Understanding Social Networks: Theories, Concepts, and Findings

Despite the swift spread of social network concepts and their applications and the rising use of network analysis in social science, there is no book that provides a thorough general introduction for the serious reader. Understanding Social Networks fills that gap by explaining the big ideas that underlie the social network phenomenon. Written for those interested in this fast moving area but who are not mathematically inclined, it covers fundamental concepts, then discusses networks and their core themes in increasing order of complexity. Kadushin demystifies the concepts, theories, and findings developed by network experts. He selects material that serves as basic building blocks and examples of best practices that will allow the reader to understand and evaluate new developments as they emerge. Understanding Social Networks will be useful to social scientists who encounter social network research in their reading, students new to the network field, as well as managers, marketers, and others who constantly encounter social networks in their work.

Images from Understanding Social Networks

Understanding Social Networks
“[With marketing] personal contact is most effective, if one can find a way to start a snowball rolling. Marketers call this ‘viral marketing.’ [In this image] researchers tracked recommendations for a Japanese graphic novel and illustrated the spread in a dense network.” (Kadushin, 9)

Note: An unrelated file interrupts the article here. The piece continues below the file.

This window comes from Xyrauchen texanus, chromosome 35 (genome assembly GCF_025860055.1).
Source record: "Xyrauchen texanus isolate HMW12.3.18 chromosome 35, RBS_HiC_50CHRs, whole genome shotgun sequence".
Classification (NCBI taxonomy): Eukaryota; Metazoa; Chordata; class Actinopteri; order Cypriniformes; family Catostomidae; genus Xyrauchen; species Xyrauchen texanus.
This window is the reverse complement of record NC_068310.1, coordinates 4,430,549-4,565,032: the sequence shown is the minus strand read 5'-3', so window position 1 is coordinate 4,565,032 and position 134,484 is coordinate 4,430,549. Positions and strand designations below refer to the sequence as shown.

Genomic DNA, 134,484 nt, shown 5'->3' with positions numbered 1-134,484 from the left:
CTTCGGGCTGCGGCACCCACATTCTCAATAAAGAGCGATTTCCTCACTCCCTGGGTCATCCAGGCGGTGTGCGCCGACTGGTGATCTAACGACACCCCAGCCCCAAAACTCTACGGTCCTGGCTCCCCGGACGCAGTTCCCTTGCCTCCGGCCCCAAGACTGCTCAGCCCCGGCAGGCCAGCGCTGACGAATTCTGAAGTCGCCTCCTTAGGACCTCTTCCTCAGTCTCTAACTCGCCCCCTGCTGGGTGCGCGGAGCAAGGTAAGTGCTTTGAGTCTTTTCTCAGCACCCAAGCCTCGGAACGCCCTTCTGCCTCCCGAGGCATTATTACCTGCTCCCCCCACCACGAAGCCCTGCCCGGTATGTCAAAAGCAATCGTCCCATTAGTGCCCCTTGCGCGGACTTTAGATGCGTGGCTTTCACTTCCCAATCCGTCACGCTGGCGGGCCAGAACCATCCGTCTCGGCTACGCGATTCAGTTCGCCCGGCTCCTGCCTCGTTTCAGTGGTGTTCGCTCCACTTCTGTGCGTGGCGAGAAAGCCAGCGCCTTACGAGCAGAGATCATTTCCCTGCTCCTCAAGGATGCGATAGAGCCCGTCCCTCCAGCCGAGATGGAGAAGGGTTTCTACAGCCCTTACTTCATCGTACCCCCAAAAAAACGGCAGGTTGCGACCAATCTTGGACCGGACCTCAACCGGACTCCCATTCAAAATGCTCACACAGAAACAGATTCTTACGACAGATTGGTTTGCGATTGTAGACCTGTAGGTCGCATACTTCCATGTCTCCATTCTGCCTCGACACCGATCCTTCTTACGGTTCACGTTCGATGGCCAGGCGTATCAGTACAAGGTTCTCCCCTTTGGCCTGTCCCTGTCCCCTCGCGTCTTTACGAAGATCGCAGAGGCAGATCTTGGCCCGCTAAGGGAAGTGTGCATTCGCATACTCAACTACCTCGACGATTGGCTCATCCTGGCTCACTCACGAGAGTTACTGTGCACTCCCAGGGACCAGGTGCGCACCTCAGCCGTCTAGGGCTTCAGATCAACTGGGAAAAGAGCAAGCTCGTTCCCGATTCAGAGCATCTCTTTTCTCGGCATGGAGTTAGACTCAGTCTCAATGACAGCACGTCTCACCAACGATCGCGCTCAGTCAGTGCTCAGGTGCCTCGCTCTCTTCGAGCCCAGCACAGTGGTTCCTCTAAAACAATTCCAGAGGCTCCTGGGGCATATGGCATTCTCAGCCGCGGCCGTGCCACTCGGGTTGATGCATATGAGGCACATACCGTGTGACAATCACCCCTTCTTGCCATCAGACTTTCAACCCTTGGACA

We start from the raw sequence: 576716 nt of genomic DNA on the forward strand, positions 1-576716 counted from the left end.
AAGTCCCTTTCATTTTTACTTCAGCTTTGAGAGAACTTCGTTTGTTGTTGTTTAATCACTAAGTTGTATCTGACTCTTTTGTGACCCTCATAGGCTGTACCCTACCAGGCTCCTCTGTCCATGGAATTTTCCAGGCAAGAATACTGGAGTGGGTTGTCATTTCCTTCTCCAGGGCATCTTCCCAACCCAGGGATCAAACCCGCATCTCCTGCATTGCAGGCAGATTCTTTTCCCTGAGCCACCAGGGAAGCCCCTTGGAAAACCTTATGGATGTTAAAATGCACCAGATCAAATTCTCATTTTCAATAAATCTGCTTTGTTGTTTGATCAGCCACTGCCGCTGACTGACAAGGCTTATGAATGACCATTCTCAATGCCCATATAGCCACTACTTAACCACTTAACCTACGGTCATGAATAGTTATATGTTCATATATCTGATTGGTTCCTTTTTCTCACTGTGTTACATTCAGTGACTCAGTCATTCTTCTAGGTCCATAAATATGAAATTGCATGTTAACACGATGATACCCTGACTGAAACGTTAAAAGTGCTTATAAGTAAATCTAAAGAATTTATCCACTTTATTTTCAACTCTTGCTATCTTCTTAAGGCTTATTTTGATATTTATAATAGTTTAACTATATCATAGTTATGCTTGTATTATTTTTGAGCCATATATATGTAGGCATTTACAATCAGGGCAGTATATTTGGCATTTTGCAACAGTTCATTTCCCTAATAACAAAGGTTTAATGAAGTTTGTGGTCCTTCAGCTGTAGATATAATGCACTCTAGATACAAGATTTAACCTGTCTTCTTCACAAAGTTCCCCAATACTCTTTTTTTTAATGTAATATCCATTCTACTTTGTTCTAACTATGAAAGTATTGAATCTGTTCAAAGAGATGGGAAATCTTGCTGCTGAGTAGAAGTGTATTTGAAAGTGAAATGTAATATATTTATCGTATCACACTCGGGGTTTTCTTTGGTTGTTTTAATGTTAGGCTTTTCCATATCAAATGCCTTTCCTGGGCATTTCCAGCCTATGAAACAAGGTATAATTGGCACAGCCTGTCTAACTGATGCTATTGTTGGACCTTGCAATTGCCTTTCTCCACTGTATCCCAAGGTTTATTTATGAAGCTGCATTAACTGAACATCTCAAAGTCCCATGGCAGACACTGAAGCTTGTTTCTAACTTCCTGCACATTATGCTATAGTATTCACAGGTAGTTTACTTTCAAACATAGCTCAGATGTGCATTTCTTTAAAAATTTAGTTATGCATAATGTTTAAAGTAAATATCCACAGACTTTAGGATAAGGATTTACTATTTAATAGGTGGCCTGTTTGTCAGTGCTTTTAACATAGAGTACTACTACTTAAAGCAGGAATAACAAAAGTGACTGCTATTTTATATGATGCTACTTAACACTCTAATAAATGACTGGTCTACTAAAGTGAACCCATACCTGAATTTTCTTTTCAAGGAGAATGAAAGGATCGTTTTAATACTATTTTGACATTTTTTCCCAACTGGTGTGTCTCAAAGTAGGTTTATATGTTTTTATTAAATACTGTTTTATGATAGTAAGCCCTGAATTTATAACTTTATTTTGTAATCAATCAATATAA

Understanding Social Networks
“Each of these five-person cliques is totally connected and mutual. But no one can be a member of the other clique without all ten being connected and mutual.” (Kadushin, 47)

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One Response to Understanding Social Networks: Theories, Concepts, and Findings

  1. An invaluable lesson from a renowned scholar As a Ph.D. student specializing in social network analysis (SNA) and, thus, having read several SNA books, I would like to strongly recommend this book to anyone interested in this area. Caution: this is not a book about SNA software or tools; instead, it is about the basic concepts, their underlying social or pscyhological theories, and limitations, which reflect the most recent advancements in this field. Although some sections of the book (e.g., about psychological motivations of social networking) might be a little difficult to follow for students who are not familiar with the topic, the overall contents of the book are easy to read and understand. In particular, what I like most about this book is that the author offers a section of network resarch ethics (which is rare in other books) and, in each chapter, plenty of research directions needed to be explored. At the end of the book, the author presents ten master ideas in the social network study (e.g., homophily, social capital, etc.) as a 12-page-long summary of his book, which, as for me, seems to be the most succint, comprehensive summary about key concepts and findings of SNA up to now.

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